This is an example of our signature service. The client was a small business that provides professional coaching services. They were looking to add an on-line course to their product line. They wanted help with identifying an appealing unique value proposition, and figuring out what kind of messaging would resonate with potential customers.
The first step was to get a better understanding of the coaching industry. We used the IBIS World database for that. There were three key take-aways from the industry analysis:
- Millenials tend to like receiving services on-line. Good thing for an on-line course.
- Most people using coaching services are high earners - household income of $100K or more. Good to know.
- Because there are no licensing or regulatory requirements to provide coaching services, there have been some unqualified and incompetent coaches who have hurt the industry's reputation. This was clearly something that needed to be addressed in messaging.
After understanding the industry overall, the next step was to look at competitors who were offering a similar product. We selected 5 competitor courses and carefully examined their course websites. It turned out that all the courses promised essentially the same thing as the client's course. The client's course was at the high end in terms of pricing, so competing on price wasn't an option. We considered competing on quality, but in a domain like professional coaching, quality is tricky to demonstrate - everyone has testimonials and lots of "satisfied customers." So we settled on competing based on fit.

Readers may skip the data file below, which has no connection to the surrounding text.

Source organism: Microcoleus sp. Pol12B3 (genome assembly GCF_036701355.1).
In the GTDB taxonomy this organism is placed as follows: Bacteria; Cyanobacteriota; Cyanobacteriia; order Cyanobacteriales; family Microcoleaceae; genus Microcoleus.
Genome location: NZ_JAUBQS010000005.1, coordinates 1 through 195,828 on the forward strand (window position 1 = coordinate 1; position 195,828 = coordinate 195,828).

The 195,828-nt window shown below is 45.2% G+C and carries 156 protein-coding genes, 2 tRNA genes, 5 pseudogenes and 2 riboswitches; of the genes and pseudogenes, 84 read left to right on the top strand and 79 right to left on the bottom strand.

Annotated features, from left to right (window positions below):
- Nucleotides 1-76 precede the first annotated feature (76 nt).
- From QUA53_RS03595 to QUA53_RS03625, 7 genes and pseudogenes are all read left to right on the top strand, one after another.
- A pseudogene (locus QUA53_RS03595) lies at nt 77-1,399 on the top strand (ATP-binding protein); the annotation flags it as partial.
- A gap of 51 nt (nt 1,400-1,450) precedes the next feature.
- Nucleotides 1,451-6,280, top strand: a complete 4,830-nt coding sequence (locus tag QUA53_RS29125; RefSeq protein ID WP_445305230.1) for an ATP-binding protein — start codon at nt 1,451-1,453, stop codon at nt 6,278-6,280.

Segmentation and personas
Working with the client, we identified three target markets to focus on, and created personas for each of them. A persona is a description of a hypothetical customer that represents one market segment. Although you could describe a market segment just in terms of demographics or psychographics - 50-something female empty nesters, for example - adding a name, a face, and some personal details makes it much easier to see things from the customer's perspective, which is key in a customer-centric marketing approach.
User testing and survey
Having identified the target customers, we recruited people from of the market segments to look over the website for the client's course and respond to some questions about it. Overall, they felt the website focused more on selling than informing - too much pitching, not enough details about what the course involves. To better understand what was creating the sales pitch vibe, and how to avoid it, we conducted a follow-up survey with a new set of consumers. The results of the survey suggested that for this kind of service, authenticity really resonates with consumers.
Pulling together all the work done up to that point, we identified four messaging goals for the client:
For each goal, we provided examples from competitor sites to show would it would look like in practice.
If you'd like to see the full report, you can view it here:
Sample marketing insight report